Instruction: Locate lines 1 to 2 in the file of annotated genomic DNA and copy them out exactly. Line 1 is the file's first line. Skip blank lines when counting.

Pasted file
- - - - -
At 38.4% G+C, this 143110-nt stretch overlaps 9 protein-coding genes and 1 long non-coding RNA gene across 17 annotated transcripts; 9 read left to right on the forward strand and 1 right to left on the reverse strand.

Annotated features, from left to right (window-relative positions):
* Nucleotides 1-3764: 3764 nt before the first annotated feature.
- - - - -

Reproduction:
At 38.4% G+C, this 143110-nt stretch overlaps 9 protein-coding genes and 1 long non-coding RNA gene across 17 annotated transcripts; 9 read left to right on the forward strand and 1 right to left on the reverse strand.

Annotated features, from left to right (window-relative positions):